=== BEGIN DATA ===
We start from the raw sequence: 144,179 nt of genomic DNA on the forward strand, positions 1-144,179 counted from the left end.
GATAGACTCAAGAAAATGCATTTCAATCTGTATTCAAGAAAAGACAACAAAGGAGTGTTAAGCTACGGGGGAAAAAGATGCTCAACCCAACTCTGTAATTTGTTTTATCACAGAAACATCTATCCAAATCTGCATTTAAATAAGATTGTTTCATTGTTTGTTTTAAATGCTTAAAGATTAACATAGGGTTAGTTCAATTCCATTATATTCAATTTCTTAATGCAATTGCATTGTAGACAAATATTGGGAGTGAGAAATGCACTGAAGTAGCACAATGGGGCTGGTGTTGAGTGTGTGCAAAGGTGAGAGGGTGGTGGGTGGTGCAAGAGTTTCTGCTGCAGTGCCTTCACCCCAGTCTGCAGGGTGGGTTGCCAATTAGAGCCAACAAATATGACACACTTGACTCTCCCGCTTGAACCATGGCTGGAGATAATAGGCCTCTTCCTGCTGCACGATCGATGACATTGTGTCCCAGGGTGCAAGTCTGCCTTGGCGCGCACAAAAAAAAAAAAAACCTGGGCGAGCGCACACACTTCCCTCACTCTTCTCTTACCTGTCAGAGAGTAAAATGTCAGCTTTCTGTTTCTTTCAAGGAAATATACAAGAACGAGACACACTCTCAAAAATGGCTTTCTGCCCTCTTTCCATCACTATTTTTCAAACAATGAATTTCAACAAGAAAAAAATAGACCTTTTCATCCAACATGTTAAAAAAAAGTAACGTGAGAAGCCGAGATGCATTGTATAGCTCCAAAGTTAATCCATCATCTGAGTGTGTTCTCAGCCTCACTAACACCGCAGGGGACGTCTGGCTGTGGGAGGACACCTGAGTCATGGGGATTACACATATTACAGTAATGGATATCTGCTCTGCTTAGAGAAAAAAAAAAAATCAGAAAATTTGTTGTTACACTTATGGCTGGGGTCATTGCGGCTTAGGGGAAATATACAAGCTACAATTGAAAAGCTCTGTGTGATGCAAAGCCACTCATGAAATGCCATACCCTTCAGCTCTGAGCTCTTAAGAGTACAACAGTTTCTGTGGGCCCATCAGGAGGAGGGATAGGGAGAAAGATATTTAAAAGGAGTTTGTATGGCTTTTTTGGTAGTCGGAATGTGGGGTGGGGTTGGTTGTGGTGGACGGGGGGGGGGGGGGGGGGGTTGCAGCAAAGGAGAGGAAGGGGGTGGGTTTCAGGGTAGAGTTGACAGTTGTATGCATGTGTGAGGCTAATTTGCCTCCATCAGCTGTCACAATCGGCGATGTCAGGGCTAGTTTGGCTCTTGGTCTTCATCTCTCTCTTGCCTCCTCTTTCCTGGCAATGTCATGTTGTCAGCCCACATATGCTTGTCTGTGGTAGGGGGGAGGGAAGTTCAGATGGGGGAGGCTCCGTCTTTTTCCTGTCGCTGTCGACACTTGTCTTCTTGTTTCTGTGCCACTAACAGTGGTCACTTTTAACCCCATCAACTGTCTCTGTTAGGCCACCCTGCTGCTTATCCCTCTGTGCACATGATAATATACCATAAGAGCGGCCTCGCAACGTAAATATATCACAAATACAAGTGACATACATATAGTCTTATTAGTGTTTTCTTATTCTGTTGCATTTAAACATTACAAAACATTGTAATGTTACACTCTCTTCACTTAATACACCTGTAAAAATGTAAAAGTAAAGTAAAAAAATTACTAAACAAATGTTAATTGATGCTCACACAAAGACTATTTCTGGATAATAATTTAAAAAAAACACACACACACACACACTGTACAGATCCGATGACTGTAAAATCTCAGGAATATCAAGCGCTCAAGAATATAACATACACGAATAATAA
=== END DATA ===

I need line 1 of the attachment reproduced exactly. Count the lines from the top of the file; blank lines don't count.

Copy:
We start from the raw sequence: 144,179 nt of genomic DNA on the forward strand, positions 1-144,179 counted from the left end.